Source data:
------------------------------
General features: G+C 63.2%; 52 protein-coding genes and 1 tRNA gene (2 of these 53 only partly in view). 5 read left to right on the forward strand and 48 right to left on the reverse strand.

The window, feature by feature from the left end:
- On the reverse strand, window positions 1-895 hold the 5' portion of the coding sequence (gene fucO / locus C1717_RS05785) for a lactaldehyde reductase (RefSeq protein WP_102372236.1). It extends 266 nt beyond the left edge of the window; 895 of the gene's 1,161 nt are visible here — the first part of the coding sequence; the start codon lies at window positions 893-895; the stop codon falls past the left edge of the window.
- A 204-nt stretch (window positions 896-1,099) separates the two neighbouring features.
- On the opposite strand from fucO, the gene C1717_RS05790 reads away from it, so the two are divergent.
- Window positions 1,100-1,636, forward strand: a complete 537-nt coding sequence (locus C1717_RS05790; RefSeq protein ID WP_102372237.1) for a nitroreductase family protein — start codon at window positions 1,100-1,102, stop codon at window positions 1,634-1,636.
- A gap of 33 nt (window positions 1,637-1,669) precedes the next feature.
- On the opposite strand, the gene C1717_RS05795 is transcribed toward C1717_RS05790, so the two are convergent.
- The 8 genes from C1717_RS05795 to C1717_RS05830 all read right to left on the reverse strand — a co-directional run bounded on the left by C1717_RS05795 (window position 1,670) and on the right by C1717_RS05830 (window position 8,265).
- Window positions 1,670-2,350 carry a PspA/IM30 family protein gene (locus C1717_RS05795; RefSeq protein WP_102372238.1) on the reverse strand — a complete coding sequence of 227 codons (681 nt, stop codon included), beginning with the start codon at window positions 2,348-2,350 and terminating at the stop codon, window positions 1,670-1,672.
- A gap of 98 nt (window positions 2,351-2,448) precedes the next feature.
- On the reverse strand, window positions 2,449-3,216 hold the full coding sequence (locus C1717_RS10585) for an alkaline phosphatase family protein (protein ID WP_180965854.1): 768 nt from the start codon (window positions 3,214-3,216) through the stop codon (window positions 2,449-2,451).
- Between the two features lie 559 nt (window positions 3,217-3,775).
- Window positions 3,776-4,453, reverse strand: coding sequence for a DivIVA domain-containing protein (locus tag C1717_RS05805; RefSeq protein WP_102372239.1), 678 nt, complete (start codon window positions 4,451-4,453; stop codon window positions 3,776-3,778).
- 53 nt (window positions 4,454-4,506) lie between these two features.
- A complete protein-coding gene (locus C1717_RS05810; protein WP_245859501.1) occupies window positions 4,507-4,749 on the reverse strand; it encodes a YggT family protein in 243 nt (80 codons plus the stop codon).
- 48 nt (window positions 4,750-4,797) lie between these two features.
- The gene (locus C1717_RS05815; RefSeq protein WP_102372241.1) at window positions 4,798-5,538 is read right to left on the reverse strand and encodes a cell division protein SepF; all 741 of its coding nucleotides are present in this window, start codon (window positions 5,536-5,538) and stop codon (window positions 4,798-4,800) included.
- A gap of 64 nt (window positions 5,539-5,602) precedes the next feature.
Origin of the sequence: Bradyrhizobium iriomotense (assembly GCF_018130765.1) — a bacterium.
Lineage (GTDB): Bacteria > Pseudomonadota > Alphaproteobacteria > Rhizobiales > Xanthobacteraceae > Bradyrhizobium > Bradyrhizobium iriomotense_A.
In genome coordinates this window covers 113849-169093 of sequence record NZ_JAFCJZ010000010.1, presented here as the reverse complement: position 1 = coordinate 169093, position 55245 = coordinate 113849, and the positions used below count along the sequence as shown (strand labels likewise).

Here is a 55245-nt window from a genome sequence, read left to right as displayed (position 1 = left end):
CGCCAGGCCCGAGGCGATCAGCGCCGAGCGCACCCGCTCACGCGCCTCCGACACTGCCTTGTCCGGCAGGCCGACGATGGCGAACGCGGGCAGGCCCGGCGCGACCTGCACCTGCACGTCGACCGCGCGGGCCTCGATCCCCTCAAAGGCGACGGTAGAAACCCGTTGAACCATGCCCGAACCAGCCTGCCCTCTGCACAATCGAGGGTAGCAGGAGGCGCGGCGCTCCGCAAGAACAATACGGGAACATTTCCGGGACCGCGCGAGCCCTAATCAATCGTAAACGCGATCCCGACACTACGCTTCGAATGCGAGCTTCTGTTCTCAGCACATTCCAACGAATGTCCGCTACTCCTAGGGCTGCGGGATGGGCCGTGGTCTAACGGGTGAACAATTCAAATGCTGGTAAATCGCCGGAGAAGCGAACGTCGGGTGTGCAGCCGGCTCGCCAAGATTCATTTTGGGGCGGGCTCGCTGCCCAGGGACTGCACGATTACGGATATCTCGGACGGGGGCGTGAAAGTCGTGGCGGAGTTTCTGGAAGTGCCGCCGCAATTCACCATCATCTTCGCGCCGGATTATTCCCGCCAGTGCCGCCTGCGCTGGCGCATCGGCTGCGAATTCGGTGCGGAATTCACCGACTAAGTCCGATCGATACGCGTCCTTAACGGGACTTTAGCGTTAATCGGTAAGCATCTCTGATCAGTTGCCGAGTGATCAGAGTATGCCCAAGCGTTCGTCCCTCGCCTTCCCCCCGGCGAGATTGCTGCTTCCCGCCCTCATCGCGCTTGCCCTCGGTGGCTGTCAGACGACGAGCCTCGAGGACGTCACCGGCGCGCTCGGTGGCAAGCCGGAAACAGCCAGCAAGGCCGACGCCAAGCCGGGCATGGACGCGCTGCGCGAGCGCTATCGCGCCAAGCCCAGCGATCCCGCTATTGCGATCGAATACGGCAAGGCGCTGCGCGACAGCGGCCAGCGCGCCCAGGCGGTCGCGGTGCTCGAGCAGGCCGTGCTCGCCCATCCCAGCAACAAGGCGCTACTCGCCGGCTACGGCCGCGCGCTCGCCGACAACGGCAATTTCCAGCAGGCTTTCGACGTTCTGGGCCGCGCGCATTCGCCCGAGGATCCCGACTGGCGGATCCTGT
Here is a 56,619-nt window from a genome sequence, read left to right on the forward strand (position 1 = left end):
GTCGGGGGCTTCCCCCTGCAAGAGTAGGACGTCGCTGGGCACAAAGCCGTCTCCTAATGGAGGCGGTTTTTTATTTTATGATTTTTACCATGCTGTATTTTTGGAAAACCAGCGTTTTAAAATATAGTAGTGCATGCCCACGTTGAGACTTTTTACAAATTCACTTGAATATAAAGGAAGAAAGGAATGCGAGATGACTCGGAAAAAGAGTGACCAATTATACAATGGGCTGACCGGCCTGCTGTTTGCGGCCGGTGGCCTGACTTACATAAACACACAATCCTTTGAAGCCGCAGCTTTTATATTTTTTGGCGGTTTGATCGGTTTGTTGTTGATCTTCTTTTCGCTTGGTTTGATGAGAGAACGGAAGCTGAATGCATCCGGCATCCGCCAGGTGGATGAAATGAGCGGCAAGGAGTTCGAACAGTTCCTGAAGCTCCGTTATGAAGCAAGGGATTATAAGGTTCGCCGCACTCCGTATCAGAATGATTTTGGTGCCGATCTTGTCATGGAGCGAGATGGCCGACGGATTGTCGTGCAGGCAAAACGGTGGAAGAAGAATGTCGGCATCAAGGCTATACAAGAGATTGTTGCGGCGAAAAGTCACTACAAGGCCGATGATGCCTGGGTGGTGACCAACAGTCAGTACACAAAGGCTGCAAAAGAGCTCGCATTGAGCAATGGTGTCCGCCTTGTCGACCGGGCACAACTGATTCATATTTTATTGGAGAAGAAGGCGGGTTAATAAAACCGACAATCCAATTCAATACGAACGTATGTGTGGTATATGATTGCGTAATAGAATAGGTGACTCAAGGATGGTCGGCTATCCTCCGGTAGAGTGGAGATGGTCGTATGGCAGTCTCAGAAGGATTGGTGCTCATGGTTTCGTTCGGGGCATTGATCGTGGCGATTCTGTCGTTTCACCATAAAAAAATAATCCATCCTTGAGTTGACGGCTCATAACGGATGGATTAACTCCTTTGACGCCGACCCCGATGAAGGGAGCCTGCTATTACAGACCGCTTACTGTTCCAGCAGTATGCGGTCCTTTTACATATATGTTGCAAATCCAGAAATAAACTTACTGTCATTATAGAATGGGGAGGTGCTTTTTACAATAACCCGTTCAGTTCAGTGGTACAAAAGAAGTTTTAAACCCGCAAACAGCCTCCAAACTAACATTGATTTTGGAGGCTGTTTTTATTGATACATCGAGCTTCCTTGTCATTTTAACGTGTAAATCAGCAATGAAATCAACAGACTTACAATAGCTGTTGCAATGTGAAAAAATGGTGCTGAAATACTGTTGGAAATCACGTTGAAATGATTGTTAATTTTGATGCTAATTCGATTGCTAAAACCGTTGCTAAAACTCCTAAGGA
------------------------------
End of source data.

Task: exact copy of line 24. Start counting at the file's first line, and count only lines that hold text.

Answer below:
CGCCAGGCCCGAGGCGATCAGCGCCGAGCGCACCCGCTCACGCGCCTCCGACACTGCCTTGTCCGGCAGGCCGACGATGGCGAACGCGGGCAGGCCCGGCGCGACCTGCACCTGCACGTCGACCGCGCGGGCCTCGATCCCCTCAAAGGCGACGGTAGAAACCCGTTGAACCATGCCCGAACCAGCCTGCCCTCTGCACAATCGAGGGTAGCAGGAGGCGCGGCGCTCCGCAAGAACAATACGGGAACATTTCCGGGACCGCGCGAGCCCTAATCAATCGTAAACGCGATCCCGACACTACGCTTCGAATGCGAGCTTCTGTTCTCAGCACATTCCAACGAATGTCCGCTACTCCTAGGGCTGCGGGATGGGCCGTGGTCTAACGGGTGAACAATTCAAATGCTGGTAAATCGCCGGAGAAGCGAACGTCGGGTGTGCAGCCGGCTCGCCAAGATTCATTTTGGGGCGGGCTCGCTGCCCAGGGACTGCACGATTACGGATATCTCGGACGGGGGCGTGAAAGTCGTGGCGGAGTTTCTGGAAGTGCCGCCGCAATTCACCATCATCTTCGCGCCGGATTATTCCCGCCAGTGCCGCCTGCGCTGGCGCATCGGCTGCGAATTCGGTGCGGAATTCACCGACTAAGTCCGATCGATACGCGTCCTTAACGGGACTTTAGCGTTAATCGGTAAGCATCTCTGATCAGTTGCCGAGTGATCAGAGTATGCCCAAGCGTTCGTCCCTCGCCTTCCCCCCGGCGAGATTGCTGCTTCCCGCCCTCATCGCGCTTGCCCTCGGTGGCTGTCAGACGACGAGCCTCGAGGACGTCACCGGCGCGCTCGGTGGCAAGCCGGAAACAGCCAGCAAGGCCGACGCCAAGCCGGGCATGGACGCGCTGCGCGAGCGCTATCGCGCCAAGCCCAGCGATCCCGCTATTGCGATCGAATACGGCAAGGCGCTGCGCGACAGCGGCCAGCGCGCCCAGGCGGTCGCGGTGCTCGAGCAGGCCGTGCTCGCCCATCCCAGCAACAAGGCGCTACTCGCCGGCTACGGCCGCGCGCTCGCCGACAACGGCAATTTCCAGCAGGCTTTCGACGTTCTGGGCCGCGCGCATTCGCCCGAGGATCCCGACTGGCGGATCCTGT